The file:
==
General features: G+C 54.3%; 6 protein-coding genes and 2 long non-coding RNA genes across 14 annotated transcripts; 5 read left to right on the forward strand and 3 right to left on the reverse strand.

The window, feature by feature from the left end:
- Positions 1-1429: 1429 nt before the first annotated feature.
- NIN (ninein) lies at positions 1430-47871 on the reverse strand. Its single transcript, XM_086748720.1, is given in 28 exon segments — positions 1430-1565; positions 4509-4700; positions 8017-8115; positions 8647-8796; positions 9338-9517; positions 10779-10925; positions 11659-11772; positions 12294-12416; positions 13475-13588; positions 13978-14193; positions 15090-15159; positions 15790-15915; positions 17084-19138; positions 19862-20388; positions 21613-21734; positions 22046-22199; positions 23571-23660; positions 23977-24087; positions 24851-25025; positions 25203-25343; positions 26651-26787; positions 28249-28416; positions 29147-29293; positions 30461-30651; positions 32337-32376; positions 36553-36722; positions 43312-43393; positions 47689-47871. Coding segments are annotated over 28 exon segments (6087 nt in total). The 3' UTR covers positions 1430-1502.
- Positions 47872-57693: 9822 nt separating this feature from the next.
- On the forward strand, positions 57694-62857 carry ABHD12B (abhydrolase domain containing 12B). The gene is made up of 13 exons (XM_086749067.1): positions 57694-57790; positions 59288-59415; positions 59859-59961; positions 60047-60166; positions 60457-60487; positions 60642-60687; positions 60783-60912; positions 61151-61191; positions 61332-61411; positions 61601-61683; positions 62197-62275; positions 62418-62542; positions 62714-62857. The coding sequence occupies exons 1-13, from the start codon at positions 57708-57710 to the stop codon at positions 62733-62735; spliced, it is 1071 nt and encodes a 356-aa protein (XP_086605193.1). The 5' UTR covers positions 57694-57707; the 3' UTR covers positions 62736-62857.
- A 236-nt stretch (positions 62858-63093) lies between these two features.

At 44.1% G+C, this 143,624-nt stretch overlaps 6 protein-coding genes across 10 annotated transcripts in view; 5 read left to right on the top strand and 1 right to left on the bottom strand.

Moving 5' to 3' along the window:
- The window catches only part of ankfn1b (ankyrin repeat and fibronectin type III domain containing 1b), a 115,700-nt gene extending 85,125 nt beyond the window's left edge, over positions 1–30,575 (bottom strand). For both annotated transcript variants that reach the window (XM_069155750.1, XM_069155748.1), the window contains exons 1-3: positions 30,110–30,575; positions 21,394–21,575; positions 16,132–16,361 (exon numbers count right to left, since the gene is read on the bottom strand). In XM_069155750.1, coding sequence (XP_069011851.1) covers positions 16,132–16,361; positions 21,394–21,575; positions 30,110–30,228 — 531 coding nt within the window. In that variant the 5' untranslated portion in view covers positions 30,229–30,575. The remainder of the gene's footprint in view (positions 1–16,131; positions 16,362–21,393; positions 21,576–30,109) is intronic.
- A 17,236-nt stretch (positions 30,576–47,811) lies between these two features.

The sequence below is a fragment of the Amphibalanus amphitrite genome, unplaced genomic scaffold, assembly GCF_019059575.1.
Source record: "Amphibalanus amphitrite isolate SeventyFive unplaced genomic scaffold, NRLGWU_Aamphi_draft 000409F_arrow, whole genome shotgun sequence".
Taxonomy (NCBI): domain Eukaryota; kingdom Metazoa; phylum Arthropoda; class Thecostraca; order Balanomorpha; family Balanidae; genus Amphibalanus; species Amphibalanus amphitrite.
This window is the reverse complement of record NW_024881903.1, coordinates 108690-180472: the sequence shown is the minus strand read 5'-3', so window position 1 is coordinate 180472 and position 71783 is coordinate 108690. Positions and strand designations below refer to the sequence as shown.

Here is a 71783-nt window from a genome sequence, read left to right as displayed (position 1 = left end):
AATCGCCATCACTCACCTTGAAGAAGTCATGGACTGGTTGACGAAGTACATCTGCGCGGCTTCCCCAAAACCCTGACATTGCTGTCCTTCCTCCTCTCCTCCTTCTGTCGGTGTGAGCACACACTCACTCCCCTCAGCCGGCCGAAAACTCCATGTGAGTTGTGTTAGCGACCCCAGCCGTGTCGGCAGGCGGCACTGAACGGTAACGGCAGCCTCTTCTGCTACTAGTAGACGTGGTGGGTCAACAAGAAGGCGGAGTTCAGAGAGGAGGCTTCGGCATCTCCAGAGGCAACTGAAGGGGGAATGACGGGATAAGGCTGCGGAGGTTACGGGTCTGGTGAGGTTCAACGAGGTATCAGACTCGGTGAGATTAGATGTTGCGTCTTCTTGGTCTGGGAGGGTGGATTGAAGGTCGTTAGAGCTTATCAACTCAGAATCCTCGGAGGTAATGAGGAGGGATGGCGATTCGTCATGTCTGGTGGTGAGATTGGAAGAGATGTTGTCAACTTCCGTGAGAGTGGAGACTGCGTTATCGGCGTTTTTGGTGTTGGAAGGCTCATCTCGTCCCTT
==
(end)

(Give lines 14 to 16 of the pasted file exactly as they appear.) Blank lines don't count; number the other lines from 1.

Taxonomy (NCBI): domain Eukaryota; kingdom Metazoa; phylum Arthropoda; class Thecostraca; order Balanomorpha; family Balanidae; genus Amphibalanus; species Amphibalanus amphitrite.
This window is the reverse complement of record NW_024881903.1, coordinates 108690-180472: the sequence shown is the minus strand read 5'-3', so window position 1 is coordinate 180472 and position 71783 is coordinate 108690. Positions and strand designations below refer to the sequence as shown.

Here is a 71783-nt window from a genome sequence, read left to right as displayed (position 1 = left end):